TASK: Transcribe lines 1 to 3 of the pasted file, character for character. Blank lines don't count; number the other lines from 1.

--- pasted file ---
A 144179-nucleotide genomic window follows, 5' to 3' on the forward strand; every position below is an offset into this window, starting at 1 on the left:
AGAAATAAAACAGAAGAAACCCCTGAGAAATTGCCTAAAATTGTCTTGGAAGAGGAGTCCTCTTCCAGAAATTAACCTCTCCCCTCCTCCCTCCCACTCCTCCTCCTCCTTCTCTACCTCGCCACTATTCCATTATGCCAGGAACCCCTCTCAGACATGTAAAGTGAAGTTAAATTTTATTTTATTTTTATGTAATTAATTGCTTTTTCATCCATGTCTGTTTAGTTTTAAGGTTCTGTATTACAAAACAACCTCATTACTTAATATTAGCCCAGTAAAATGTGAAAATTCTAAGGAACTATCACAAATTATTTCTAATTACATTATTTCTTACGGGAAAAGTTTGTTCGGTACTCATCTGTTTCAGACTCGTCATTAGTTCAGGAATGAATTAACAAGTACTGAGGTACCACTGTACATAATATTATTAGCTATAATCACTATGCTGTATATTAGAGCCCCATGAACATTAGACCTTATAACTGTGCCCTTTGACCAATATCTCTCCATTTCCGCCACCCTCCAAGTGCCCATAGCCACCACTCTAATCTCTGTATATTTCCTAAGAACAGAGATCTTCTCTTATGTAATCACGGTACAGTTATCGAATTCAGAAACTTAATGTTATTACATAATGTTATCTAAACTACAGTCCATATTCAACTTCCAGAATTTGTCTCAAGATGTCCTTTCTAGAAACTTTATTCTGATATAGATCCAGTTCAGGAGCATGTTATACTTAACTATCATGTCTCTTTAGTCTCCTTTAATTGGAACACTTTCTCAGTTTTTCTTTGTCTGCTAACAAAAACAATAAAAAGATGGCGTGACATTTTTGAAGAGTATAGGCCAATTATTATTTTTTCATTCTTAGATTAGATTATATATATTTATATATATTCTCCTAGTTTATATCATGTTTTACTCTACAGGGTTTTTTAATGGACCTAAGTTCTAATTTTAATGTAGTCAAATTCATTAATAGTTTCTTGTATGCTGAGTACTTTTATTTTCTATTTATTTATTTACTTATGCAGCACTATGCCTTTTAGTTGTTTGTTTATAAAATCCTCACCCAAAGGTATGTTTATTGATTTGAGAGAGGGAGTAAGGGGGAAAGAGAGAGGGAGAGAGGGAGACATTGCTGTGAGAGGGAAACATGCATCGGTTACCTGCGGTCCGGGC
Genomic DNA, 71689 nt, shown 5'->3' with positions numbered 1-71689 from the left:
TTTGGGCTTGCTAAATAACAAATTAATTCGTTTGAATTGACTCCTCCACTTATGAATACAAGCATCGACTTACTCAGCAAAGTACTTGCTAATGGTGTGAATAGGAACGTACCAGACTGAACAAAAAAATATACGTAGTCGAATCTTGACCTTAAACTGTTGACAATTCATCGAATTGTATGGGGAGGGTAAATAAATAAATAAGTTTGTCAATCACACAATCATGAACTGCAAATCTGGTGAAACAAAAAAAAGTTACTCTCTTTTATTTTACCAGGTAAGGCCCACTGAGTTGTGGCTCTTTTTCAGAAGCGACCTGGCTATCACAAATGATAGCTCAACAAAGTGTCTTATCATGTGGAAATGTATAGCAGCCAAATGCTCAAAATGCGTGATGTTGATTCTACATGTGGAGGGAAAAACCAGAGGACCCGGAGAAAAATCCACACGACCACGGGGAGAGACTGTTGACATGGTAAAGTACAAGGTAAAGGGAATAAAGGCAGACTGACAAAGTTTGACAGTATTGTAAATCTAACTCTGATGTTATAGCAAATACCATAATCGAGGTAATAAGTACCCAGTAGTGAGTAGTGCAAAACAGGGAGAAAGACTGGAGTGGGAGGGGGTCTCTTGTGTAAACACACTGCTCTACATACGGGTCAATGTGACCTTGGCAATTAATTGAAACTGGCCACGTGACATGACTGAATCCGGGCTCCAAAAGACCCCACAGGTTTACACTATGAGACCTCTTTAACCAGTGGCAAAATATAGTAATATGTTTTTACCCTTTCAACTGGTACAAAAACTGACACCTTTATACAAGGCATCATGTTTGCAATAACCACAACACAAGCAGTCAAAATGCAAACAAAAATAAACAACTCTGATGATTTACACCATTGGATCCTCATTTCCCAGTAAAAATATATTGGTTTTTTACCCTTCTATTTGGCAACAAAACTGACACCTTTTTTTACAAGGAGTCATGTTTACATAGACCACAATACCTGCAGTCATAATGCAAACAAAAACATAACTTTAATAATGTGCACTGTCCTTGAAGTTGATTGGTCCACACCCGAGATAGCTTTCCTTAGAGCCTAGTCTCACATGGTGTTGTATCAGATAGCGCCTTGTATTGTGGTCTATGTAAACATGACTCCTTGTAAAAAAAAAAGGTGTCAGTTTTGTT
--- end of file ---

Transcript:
A 144179-nucleotide genomic window follows, 5' to 3' on the forward strand; every position below is an offset into this window, starting at 1 on the left:
AGAAATAAAACAGAAGAAACCCCTGAGAAATTGCCTAAAATTGTCTTGGAAGAGGAGTCCTCTTCCAGAAATTAACCTCTCCCCTCCTCCCTCCCACTCCTCCTCCTCCTTCTCTACCTCGCCACTATTCCATTATGCCAGGAACCCCTCTCAGACATGTAAAGTGAAGTTAAATTTTATTTTATTTTTATGTAATTAATTGCTTTTTCATCCATGTCTGTTTAGTTTTAAGGTTCTGTATTACAAAACAACCTCATTACTTAATATTAGCCCAGTAAAATGTGAAAATTCTAAGGAACTATCACAAATTATTTCTAATTACATTATTTCTTACGGGAAAAGTTTGTTCGGTACTCATCTGTTTCAGACTCGTCATTAGTTCAGGAATGAATTAACAAGTACTGAGGTACCACTGTACATAATATTATTAGCTATAATCACTATGCTGTATATTAGAGCCCCATGAACATTAGACCTTATAACTGTGCCCTTTGACCAATATCTCTCCATTTCCGCCACCCTCCAAGTGCCCATAGCCACCACTCTAATCTCTGTATATTTCCTAAGAACAGAGATCTTCTCTTATGTAATCACGGTACAGTTATCGAATTCAGAAACTTAATGTTATTACATAATGTTATCTAAACTACAGTCCATATTCAACTTCCAGAATTTGTCTCAAGATGTCCTTTCTAGAAACTTTATTCTGATATAGATCCAGTTCAGGAGCATGTTATACTTAACTATCATGTCTCTTTAGTCTCCTTTAATTGGAACACTTTCTCAGTTTTTCTTTGTCTGCTAACAAAAACAATAAAAAGATGGCGTGACATTTTTGAAGAGTATAGGCCAATTATTATTTTTTCATTCTTAGATTAGATTATATATATTTATATATATTCTCCTAGTTTATATCATGTTTTACTCTACAGGGTTTTTTAATGGACCTAAGTTCTAATTTTAATGTAGTCAAATTCATTAATAGTTTCTTGTATGCTGAGTACTTTTATTTTCTATTTATTTATTTACTTATGCAGCACTATGCCTTTTAGTTGTTTGTTTATAAAATCCTCACCCAAAGGTATGTTTATTGATTTGAGAGAGGGAGTAAGGGGGAAAGAGAGAGGGAGAGAGGGAGACATTGCTGTGAGAGGGAAACATGCATCGGTTACCTGCGGTCCGGGC
Genomic DNA, 71689 nt, shown 5'->3' with positions numbered 1-71689 from the left: